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The Ravine / Joseph Dunphy

Please get rid of nofollow / posted to Diigo community forum - 10 views

nofollow policy policies spam

started by The Ravine / Joseph Dunphy on 06 Aug 09
  • The Ravine / Joseph Dunphy

    I just edited an old post on a group, and noticed that Diigo has jumped onto the bandwagon and started adding rel=nofollow to all outbound links in its groups. Guys, please stop doing that.

    The standard argument for using nofollow is that its use deters spammers, even if the rate of spammage would seem to have increased since the introduction of nofollow. This belief can easily be seen to be nonsense by anybody who has ever waited for one of his sites to appear in the search engines listings. Why? Because that process can take months, sometimes even years, and spam sites don't tend to live that long. Within weeks of a site being so promoted, sometimes even within days, complaints about the spam will have gone in to the service hosting the site and to the site's registrar by the truckload, and the site will be gone. Only to be replaced by a brand new site at a brand new location, selling the same old stuff, as anybody who, out of perverse curiosity, has ever clicked on a link on a semi-old spam message (and then checked his newer e-mail) almost certainly has seen for himself.

    Spammers work by getting large numbers of visitors to go to throwaway sites that won't live long enough to rise in the search engine ratings, so pagerank won't matter to them. Logically, it shouldn't, and if we take a look at spammer behavior following the introduction of nofollow, we find no evidence whatsoever that it does. It can, however, matter immensely to those who are trying to establish a web presence for themselves honestly, by doing exactly what they're supposed to be doing, that which the search engines are supposed to be encouraging them to do - by creating and posting content that people want to read and link to. Let's say that one of us posts content to a "black hole", a site that (like Diigo) has rel-nofollowed all outbound links, including the homepage links on our profiles. (Check it out - Diigo has done this). Let us say that somebody looks at the content, likes the content, and links to it. Diigo gets a search engine boost, but the person who took the time and did the work to create that content doesn't. Meaning that his other sites would have done better in the search engines if he had posted that content elsewhere, where nofollow wasn't being used.

    In effect, he is being penalised for having chosen Diigo (or some other black hole) as the place where he would post his content. Nofollow hurts the legitimate poster, while having absolutely no direct impact on the spammer. But it can have an indirect impact, as one can see by looking at services like Simpy, where the spam has taken over.

    Think of the difference between being the one guy who's speeding while everybody else is staying below the limit, and being that same guy when everybody else is doing 85, too. You're still breaking the rules, and you still know that (theoretically) you can be slapped down for that, but there's a great feeling of safety in numbers. As the ratio of spam to legitimate content goes up, the spammers get bolder and more aggressive, as anybody who has ever been away from a forum he moderated for a little too long knows - spam tends to snowball, and probably for the same reason that the number of speeders will start to soar after a point; because one's chances of being one of the people grabbed and sanctioned are dropping. The life expectancy of one's spam is rising, and the profitability of it is doing likewise in the process, a thought that will lure more spammers in to take advantage of this opportunity.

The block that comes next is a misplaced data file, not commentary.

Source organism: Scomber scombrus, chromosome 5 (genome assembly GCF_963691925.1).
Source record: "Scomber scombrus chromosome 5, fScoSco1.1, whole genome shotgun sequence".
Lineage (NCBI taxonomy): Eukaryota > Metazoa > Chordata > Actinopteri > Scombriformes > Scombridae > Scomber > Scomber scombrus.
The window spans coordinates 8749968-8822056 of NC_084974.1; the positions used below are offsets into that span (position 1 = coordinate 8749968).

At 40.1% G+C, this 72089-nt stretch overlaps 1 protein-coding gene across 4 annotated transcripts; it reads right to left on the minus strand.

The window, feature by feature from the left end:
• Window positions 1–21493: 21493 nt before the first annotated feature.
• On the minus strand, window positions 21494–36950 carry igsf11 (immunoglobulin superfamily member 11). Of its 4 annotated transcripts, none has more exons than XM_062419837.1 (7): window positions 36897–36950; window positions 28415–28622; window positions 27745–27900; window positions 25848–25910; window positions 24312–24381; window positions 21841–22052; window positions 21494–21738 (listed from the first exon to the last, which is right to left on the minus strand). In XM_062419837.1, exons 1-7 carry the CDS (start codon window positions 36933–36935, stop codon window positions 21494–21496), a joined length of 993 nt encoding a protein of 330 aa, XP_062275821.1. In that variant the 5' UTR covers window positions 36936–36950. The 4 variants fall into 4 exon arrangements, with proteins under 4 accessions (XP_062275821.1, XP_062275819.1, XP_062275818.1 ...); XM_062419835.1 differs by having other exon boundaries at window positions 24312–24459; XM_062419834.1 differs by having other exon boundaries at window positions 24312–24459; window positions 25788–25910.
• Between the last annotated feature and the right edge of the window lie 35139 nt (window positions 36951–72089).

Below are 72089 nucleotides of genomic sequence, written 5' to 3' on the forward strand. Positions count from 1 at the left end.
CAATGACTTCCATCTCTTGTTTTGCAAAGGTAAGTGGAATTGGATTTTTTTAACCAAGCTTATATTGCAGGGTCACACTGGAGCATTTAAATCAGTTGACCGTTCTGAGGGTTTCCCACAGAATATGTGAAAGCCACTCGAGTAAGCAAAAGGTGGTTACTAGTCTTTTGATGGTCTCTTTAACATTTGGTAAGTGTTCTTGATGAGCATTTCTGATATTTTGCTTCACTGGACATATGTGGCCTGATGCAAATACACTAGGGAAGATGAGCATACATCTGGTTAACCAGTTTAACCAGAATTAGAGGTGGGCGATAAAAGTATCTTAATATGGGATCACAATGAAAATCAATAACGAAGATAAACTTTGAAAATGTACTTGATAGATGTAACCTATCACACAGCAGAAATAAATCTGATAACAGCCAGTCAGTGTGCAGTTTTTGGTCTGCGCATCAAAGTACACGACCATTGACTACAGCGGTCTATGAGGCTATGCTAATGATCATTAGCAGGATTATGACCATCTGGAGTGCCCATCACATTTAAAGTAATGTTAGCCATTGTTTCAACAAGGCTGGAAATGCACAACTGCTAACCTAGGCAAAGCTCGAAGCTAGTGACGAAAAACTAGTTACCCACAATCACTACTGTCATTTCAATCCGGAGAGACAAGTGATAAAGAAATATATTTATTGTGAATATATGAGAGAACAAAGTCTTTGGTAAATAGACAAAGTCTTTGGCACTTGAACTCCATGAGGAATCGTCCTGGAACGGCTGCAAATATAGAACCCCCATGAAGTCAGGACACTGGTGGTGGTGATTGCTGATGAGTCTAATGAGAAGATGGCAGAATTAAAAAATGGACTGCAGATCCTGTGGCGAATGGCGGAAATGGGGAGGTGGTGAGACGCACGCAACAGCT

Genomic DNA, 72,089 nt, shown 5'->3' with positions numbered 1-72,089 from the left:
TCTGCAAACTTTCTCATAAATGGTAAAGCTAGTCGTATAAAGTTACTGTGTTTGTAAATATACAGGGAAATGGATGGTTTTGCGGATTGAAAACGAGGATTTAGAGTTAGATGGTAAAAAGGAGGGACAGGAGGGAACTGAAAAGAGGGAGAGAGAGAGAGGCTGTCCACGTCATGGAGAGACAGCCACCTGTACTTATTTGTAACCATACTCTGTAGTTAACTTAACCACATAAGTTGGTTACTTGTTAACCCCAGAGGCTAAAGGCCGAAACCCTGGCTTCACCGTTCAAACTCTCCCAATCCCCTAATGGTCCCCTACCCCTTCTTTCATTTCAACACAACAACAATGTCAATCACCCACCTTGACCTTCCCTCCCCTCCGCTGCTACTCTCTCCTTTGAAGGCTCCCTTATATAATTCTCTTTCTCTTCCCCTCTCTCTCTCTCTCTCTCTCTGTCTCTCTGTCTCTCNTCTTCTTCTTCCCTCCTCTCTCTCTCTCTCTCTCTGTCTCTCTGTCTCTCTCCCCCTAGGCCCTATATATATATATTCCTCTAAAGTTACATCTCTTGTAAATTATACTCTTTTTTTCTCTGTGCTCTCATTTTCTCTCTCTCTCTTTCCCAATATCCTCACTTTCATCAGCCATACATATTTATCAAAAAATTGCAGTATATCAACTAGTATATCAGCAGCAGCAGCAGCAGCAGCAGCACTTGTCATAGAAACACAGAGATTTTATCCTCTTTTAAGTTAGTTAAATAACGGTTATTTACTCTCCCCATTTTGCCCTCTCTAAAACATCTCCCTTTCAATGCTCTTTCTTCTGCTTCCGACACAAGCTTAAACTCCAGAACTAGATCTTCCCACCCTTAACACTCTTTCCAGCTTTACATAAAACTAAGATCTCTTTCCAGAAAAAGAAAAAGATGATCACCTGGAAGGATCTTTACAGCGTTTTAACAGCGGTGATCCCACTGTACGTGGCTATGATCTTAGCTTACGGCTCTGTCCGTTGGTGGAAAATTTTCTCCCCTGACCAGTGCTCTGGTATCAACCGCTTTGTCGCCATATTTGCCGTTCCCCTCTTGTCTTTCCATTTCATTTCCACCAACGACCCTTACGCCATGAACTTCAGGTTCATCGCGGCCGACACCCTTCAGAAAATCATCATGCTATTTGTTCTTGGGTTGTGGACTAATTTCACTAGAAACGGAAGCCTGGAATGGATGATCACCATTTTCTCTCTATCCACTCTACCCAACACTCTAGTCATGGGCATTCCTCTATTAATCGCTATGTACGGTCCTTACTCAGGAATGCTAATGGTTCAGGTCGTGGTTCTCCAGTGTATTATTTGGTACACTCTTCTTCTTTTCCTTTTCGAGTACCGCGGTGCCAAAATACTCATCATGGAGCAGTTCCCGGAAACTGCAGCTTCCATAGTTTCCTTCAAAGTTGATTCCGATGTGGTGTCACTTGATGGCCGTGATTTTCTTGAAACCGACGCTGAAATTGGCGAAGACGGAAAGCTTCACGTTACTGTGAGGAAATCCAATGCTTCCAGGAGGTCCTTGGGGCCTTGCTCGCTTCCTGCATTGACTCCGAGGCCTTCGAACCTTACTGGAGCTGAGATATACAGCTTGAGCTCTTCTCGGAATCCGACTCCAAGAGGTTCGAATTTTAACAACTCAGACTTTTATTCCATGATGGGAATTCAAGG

There's the indirect impact on the spammers - by undercutting the incentive given to one's legitimate contributors, one helps create a friendlier environment for those spammers, which perhaps is why the rate of spammage has gone up since the introduction of nofollow. The law of unintended consequences has kicked in with a vengeance, and why wouldn't it? If somebody, in "real life" (offline) decides to treat all of his visitors as if they were scofflaws, hardly anybody is surprised when he eventually finds himself surrounded by nothing but scofflaws; honest men expect to be treated with respect. Why should life work any differently online? Because treating us all like we're spammers, even after we've proved that we're not through months or years of honest posting, isn't even remotely respectful. Even if it is fashionable.

    Yes, I know that dealing with spammers can be exhausting, and I'm sure that one will be greatly tempted to believe that a shortcut can be found to doing that tedious, emotionally unrewarding task, much the same way as some of us would like to believe that we can find a fun way of getting around the need to do cleanup in the lab, or that's there's some diet that allows one to lose weight and reduce one's cholesterol while eating all of the steak, bacon and chocolate one wants, maybe by nibbling a few acai berries or something like that. But reality is what it is, and it either gets dealt with on its own terms, or it gets worse. Sometimes, a lot worse.

    One doesn't win popularity points by reminding people of this, but it is the truth.

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